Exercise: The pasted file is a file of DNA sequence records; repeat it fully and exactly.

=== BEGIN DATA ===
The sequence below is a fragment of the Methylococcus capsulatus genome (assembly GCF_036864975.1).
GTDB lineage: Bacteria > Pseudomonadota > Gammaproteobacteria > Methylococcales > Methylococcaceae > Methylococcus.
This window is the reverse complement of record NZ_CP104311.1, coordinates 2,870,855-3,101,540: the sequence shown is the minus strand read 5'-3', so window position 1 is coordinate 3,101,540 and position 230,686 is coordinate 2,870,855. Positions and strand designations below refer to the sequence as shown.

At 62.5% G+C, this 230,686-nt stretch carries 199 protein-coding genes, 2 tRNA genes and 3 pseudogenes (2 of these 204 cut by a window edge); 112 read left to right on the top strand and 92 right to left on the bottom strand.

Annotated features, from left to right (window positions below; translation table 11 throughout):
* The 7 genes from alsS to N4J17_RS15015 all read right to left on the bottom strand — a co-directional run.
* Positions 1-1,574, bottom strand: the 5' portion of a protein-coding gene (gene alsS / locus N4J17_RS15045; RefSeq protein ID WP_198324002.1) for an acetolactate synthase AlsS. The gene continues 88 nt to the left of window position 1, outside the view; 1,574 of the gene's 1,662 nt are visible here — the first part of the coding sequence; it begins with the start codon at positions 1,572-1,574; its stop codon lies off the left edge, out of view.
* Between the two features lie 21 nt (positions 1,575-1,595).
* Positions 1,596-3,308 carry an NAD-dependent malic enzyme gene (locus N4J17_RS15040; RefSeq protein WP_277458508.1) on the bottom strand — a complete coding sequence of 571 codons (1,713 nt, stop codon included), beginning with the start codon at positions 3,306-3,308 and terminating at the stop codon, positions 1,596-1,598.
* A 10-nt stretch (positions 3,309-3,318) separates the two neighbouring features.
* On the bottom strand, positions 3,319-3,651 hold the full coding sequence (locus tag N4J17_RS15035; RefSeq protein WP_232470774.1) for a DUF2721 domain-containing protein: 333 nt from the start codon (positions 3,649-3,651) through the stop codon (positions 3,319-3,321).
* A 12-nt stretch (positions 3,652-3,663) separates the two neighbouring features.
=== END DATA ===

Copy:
The sequence below is a fragment of the Methylococcus capsulatus genome (assembly GCF_036864975.1).
GTDB lineage: Bacteria > Pseudomonadota > Gammaproteobacteria > Methylococcales > Methylococcaceae > Methylococcus.
This window is the reverse complement of record NZ_CP104311.1, coordinates 2,870,855-3,101,540: the sequence shown is the minus strand read 5'-3', so window position 1 is coordinate 3,101,540 and position 230,686 is coordinate 2,870,855. Positions and strand designations below refer to the sequence as shown.

At 62.5% G+C, this 230,686-nt stretch carries 199 protein-coding genes, 2 tRNA genes and 3 pseudogenes (2 of these 204 cut by a window edge); 112 read left to right on the top strand and 92 right to left on the bottom strand.

Annotated features, from left to right (window positions below; translation table 11 throughout):
* The 7 genes from alsS to N4J17_RS15015 all read right to left on the bottom strand — a co-directional run.
* Positions 1-1,574, bottom strand: the 5' portion of a protein-coding gene (gene alsS / locus N4J17_RS15045; RefSeq protein ID WP_198324002.1) for an acetolactate synthase AlsS. The gene continues 88 nt to the left of window position 1, outside the view; 1,574 of the gene's 1,662 nt are visible here — the first part of the coding sequence; it begins with the start codon at positions 1,572-1,574; its stop codon lies off the left edge, out of view.
* Between the two features lie 21 nt (positions 1,575-1,595).
* Positions 1,596-3,308 carry an NAD-dependent malic enzyme gene (locus N4J17_RS15040; RefSeq protein WP_277458508.1) on the bottom strand — a complete coding sequence of 571 codons (1,713 nt, stop codon included), beginning with the start codon at positions 3,306-3,308 and terminating at the stop codon, positions 1,596-1,598.
* A 10-nt stretch (positions 3,309-3,318) separates the two neighbouring features.
* On the bottom strand, positions 3,319-3,651 hold the full coding sequence (locus tag N4J17_RS15035; RefSeq protein WP_232470774.1) for a DUF2721 domain-containing protein: 333 nt from the start codon (positions 3,649-3,651) through the stop codon (positions 3,319-3,321).
* A 12-nt stretch (positions 3,652-3,663) separates the two neighbouring features.